Even in this day and age, Earth retains plenty of mysteries waiting to be discovered. Take the Omura’s whale — it’s so elusive and mysterious that scientists know next to nothing about it. But that’s about to change: the creature has been filmed for the first time ever.
Now, scientists will finally be able to learn more about the Omura’s whale, a small tropical marine mammal that bears such striking similarity to another whale that until recently, scientists didn’t even know Omura’s existed.
The Omura’s whale hadn’t been seen much in the wild, forget filmed, until just a few years ago. What science knew about the creature was based on scant data from on-shore sightings, eight found via a Japanese scientific whaling expedition in 2003, and a couple beached animals, according to the Woods Hole Oceanographic Institution, which recently filmed the creature and has started to collect more useful data.
All of these previously studied creatures were dead, but an examination of the dead animals’ DNA confirmed that the Omura’s whale was a distinct species. But a live Omura’s whale remained a rare sight indeed, so rare, in fact, that no one knows how many even exist.
— Discovery (@Discovery) November 2, 2015
“This is the first definitive evidence and detailed descriptions of Omura’s whales in the wild and part of what makes this work particularly exciting,” said guest investigator Salvatore Cerchio, who lead the team that filmed the creature.
Cerchio’s team of researchers had been studying marine mammals in Madagascar waters starting in 2007, Discovery reported. Four years later, they started spotting the Omura’s whale but didn’t realize what they were looking at. They thought the animals were just more Bryde’s, albeit a dwarf variety.
There isn’t much difference between the two. Both are small, tropical baleen whales with similar dorsal fins. A Bryde’s whale is a bit bigger, with the Omura’s about 33 to 38 feet long; their small size makes them fast swimmers, but tough to spot. But the more mysterious whale has one unique characteristic: asymmetrical patches of dark and light stripes on its jaw, Tech Times added. They also live in remote regions and are different from other whales in that they socialize in loose groups.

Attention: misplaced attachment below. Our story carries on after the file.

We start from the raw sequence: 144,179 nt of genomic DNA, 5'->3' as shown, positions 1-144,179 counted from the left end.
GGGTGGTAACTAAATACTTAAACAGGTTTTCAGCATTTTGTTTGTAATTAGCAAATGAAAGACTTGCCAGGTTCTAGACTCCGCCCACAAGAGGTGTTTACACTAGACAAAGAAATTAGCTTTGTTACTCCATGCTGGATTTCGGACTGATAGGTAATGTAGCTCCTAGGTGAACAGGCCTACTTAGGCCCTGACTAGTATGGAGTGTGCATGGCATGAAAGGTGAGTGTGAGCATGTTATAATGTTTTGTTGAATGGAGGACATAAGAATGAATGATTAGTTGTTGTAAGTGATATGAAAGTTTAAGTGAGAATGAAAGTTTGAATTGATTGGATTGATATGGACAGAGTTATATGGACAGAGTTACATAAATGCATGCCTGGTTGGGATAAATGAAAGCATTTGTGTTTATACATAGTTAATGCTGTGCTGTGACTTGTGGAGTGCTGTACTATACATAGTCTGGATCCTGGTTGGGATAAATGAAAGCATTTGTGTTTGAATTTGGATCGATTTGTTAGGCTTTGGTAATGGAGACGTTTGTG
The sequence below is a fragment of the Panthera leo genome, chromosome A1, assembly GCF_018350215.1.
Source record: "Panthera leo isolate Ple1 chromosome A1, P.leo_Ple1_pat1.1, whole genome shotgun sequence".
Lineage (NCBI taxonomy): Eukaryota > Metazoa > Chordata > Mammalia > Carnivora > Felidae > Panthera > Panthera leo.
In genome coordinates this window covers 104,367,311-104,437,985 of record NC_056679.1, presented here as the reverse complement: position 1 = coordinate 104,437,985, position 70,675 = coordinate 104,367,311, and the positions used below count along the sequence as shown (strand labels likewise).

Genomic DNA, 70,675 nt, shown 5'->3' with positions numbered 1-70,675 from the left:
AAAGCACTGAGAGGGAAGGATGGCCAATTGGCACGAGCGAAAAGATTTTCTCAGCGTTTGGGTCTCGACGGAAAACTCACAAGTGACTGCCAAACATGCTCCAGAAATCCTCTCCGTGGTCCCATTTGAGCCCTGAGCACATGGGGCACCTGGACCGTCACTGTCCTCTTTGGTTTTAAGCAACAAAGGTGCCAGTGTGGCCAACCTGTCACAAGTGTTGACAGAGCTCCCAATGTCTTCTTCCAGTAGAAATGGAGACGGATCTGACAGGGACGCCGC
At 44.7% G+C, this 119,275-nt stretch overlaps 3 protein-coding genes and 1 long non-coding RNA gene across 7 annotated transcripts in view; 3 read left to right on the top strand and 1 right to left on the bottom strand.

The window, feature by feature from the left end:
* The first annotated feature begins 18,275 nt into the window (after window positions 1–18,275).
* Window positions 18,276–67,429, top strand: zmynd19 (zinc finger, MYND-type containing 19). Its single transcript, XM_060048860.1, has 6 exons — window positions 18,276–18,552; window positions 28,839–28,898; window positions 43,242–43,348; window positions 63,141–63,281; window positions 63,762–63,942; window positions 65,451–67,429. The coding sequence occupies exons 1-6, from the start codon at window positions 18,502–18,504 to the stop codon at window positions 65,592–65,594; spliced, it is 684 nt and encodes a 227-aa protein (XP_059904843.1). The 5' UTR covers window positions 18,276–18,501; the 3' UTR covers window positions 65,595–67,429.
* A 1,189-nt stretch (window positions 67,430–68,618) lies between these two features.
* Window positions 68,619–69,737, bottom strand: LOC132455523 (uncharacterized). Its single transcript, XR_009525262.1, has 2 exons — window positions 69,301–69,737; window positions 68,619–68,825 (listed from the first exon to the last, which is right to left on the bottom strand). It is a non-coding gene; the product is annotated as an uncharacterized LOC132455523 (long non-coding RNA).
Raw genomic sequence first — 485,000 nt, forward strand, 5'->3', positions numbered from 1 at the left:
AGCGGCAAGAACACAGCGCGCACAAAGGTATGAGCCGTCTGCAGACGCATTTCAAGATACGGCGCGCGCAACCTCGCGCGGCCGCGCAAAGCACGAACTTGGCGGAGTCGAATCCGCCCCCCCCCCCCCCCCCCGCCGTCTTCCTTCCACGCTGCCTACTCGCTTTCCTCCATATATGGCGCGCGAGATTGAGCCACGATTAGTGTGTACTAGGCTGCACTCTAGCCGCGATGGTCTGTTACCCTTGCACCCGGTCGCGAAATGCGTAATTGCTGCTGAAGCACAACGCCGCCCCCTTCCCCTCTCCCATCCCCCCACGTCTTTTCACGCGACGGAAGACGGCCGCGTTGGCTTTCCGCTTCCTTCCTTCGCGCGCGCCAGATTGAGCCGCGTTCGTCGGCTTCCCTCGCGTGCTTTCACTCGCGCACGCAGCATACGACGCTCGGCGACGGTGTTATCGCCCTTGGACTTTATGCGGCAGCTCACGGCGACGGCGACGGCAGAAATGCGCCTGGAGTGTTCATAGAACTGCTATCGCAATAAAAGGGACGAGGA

According to the Washington Post, the team was in disbelief when they first spotted Omura’s off the coast of Madagascar in 2011 because they weren’t “supposed to be in that part of the Indian Ocean,” Cerchio said.
Researchers then moved to a different part of the ocean and, in 2013, started spotting those distinct jaw markings more clearly. They saw 44 groups of Omura’s over two years, including four mothers with new calves.
To learn more about the Omura’s whale, they filmed the creature and collected skin biopsies from 18 adults, recorded their vocalizations between the moms and babies in the hopes of learning more about their reproductive behavior, and filmed their foraging behavior and habitat preferences.
The biopsies confirmed these were Omura’s whales and not Bryde’s as previously believed.
That they filmed the small silver whale at all was remarkable because it marks the very first time it’s been seen on film. In the footage, the animal glides gracefully in clear blue water just beneath the surface.
Cerchio will return to Madagascar this month to learn even more. They want to study their behavior and their songs, as well as determine how rare the Omura’s whale is by estimating its population. So far, 25 individuals have been identified by photograph and cataloged.
Which means science will go from knowing nothing about the Omura’s whale to cracking another of Mother Nature’s endless mysteries.
[Photo Via YouTube Screengrab]